After your company has been using social media for a while, you have a certain tone and a certain way you go about your social sites. Some companies use social media to share everything in their industry while others only use it to share information on their own company. Once you’ve found your own social niche, it’s important that you stick to it. Don’t post anything to social media that isn’t relevant to your business or customers.

Check for risk.

Check for risk.There are certain things that should never be said on social media, and it’s important that you always double check your posts to ensure that they’re appropriate. Refrain from using obscenities and never use social media to bash anyone else. Remember that what you post on social media will stay there forever. Even if you delete the post, someone has already taken a snapshot of it and allowing it to go viral. It’s always best to use your judgement and determine if something is inappropriate. If you think it is inappropriate or can be misconstrued as inappropriate, it’s best not to post it.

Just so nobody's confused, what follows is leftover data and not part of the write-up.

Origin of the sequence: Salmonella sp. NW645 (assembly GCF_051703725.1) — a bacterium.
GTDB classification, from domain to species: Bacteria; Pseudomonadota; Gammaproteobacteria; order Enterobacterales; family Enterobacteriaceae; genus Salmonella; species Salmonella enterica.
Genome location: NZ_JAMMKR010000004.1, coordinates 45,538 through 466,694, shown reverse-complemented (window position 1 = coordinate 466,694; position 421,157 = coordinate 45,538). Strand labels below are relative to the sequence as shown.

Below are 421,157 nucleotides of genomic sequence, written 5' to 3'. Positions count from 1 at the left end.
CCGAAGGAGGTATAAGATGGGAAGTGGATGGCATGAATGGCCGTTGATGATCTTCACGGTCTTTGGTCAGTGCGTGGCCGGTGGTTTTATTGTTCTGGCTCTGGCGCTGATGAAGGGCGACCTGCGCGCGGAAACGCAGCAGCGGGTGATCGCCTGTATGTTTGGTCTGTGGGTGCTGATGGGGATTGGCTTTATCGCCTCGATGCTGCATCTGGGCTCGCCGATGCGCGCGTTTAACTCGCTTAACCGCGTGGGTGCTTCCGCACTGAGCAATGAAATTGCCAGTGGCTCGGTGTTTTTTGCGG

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  • avatar

    IT’s really sad that you need to write an article on this topic.. You’d think it common sense and insultingly obvious. However, common sense isn’t common these days. I find a good ap for checking in post boxes is after the deadline. It’s not perfect, nothing is, but it helps. (No connection to the app, just find it useful and thought others might). Even if only a handful of people see a mistake they pass it on, and it can do serious damage to your brand’s image and credibility.

  • avatar

    Great article, as always – in today’s always online world, it’s too easy to slip up and have one tiny mistake (whether grammatical or more emotional in nature) form a chain-reaction into a huge anomaly (Take the recent Amy’s Baking Company incident, for example) – as a blogger myself, I ALWAYS proofread my articles twice – once by myself, and the second time with a colleague.

  • avatar

    This should be obvious, but we have all seen plenty of examples of people not being mindful of this.
    I find the bit about relevance very important. Some people, particularly freelance workers or small business owners, mistake their business social media accounts or pages with their personals ones. I recently ran into the twitter account of a certain person that is trying to become a freelance photographer. He uses that account to promote his business, but it was mostly filled with tweets about how much he hates his day job…